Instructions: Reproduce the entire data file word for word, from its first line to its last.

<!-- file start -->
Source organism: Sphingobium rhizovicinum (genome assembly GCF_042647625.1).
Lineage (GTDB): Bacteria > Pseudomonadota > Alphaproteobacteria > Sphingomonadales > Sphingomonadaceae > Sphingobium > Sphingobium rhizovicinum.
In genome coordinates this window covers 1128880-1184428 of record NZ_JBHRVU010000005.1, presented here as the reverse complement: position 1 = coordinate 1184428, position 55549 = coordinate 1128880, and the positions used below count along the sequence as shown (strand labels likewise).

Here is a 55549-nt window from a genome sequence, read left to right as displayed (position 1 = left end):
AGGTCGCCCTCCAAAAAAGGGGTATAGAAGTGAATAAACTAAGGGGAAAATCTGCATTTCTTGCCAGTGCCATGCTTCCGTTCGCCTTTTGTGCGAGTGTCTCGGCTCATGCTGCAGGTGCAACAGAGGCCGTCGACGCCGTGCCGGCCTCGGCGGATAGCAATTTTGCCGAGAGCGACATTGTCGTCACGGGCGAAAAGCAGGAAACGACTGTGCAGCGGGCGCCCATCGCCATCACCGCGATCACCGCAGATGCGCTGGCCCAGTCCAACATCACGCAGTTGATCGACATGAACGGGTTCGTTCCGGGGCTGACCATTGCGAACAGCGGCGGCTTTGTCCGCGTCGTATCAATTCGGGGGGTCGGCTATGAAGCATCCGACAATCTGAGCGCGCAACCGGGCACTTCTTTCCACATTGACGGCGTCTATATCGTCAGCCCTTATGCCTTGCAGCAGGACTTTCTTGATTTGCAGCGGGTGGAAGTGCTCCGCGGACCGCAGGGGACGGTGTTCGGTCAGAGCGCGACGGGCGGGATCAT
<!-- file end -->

Source organism: Sphingobium rhizovicinum (genome assembly GCF_042647625.1).
Lineage (GTDB): Bacteria > Pseudomonadota > Alphaproteobacteria > Sphingomonadales > Sphingomonadaceae > Sphingobium > Sphingobium rhizovicinum.
In genome coordinates this window covers 1128880-1184428 of record NZ_JBHRVU010000005.1, presented here as the reverse complement: position 1 = coordinate 1184428, position 55549 = coordinate 1128880, and the positions used below count along the sequence as shown (strand labels likewise).

Here is a 55549-nt window from a genome sequence, read left to right as displayed (position 1 = left end):
AGGTCGCCCTCCAAAAAAGGGGTATAGAAGTGAATAAACTAAGGGGAAAATCTGCATTTCTTGCCAGTGCCATGCTTCCGTTCGCCTTTTGTGCGAGTGTCTCGGCTCATGCTGCAGGTGCAACAGAGGCCGTCGACGCCGTGCCGGCCTCGGCGGATAGCAATTTTGCCGAGAGCGACATTGTCGTCACGGGCGAAAAGCAGGAAACGACTGTGCAGCGGGCGCCCATCGCCATCACCGCGATCACCGCAGATGCGCTGGCCCAGTCCAACATCACGCAGTTGATCGACATGAACGGGTTCGTTCCGGGGCTGACCATTGCGAACAGCGGCGGCTTTGTCCGCGTCGTATCAATTCGGGGGGTCGGCTATGAAGCATCCGACAATCTGAGCGCGCAACCGGGCACTTCTTTCCACATTGACGGCGTCTATATCGTCAGCCCTTATGCCTTGCAGCAGGACTTTCTTGATTTGCAGCGGGTGGAAGTGCTCCGCGGACCGCAGGGGACGGTGTTCGGTCAGAGCGCGACGGGCGGGATCAT